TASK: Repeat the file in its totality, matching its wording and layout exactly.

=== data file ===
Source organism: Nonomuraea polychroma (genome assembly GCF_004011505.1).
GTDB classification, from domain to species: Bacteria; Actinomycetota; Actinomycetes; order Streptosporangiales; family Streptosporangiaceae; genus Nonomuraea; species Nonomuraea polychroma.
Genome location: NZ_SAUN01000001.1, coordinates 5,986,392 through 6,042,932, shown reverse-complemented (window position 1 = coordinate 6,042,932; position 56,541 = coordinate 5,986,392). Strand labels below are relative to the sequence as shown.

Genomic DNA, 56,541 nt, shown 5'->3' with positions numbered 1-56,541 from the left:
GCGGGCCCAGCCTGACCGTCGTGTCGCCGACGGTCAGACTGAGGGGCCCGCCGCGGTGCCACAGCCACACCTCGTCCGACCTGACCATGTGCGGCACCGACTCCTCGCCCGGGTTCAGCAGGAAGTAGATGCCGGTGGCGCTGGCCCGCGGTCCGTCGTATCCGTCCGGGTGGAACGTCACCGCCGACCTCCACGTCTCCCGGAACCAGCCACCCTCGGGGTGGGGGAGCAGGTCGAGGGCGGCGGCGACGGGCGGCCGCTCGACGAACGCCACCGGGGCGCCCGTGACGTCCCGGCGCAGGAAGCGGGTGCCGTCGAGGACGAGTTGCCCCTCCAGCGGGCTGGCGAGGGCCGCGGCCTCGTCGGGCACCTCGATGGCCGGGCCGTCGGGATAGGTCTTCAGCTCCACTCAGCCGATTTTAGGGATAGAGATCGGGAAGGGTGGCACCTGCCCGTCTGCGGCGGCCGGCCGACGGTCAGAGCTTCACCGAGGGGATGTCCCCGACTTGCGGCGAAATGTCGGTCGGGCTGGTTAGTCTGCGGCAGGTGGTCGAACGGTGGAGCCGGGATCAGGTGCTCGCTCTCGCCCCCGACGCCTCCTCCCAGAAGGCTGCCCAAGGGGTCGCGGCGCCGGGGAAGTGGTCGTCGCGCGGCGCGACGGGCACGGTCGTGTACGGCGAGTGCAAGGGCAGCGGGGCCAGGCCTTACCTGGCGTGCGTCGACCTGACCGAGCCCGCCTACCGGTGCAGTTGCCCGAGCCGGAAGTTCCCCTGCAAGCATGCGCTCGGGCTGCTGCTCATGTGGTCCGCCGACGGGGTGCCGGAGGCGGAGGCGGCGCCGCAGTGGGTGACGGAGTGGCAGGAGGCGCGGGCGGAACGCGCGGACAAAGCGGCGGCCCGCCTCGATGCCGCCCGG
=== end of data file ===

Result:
Source organism: Nonomuraea polychroma (genome assembly GCF_004011505.1).
GTDB classification, from domain to species: Bacteria; Actinomycetota; Actinomycetes; order Streptosporangiales; family Streptosporangiaceae; genus Nonomuraea; species Nonomuraea polychroma.
Genome location: NZ_SAUN01000001.1, coordinates 5,986,392 through 6,042,932, shown reverse-complemented (window position 1 = coordinate 6,042,932; position 56,541 = coordinate 5,986,392). Strand labels below are relative to the sequence as shown.

Genomic DNA, 56,541 nt, shown 5'->3' with positions numbered 1-56,541 from the left:
GCGGGCCCAGCCTGACCGTCGTGTCGCCGACGGTCAGACTGAGGGGCCCGCCGCGGTGCCACAGCCACACCTCGTCCGACCTGACCATGTGCGGCACCGACTCCTCGCCCGGGTTCAGCAGGAAGTAGATGCCGGTGGCGCTGGCCCGCGGTCCGTCGTATCCGTCCGGGTGGAACGTCACCGCCGACCTCCACGTCTCCCGGAACCAGCCACCCTCGGGGTGGGGGAGCAGGTCGAGGGCGGCGGCGACGGGCGGCCGCTCGACGAACGCCACCGGGGCGCCCGTGACGTCCCGGCGCAGGAAGCGGGTGCCGTCGAGGACGAGTTGCCCCTCCAGCGGGCTGGCGAGGGCCGCGGCCTCGTCGGGCACCTCGATGGCCGGGCCGTCGGGATAGGTCTTCAGCTCCACTCAGCCGATTTTAGGGATAGAGATCGGGAAGGGTGGCACCTGCCCGTCTGCGGCGGCCGGCCGACGGTCAGAGCTTCACCGAGGGGATGTCCCCGACTTGCGGCGAAATGTCGGTCGGGCTGGTTAGTCTGCGGCAGGTGGTCGAACGGTGGAGCCGGGATCAGGTGCTCGCTCTCGCCCCCGACGCCTCCTCCCAGAAGGCTGCCCAAGGGGTCGCGGCGCCGGGGAAGTGGTCGTCGCGCGGCGCGACGGGCACGGTCGTGTACGGCGAGTGCAAGGGCAGCGGGGCCAGGCCTTACCTGGCGTGCGTCGACCTGACCGAGCCCGCCTACCGGTGCAGTTGCCCGAGCCGGAAGTTCCCCTGCAAGCATGCGCTCGGGCTGCTGCTCATGTGGTCCGCCGACGGGGTGCCGGAGGCGGAGGCGGCGCCGCAGTGGGTGACGGAGTGGCAGGAGGCGCGGGCGGAACGCGCGGACAAAGCGGCGGCCCGCCTCGATGCCGCCCGG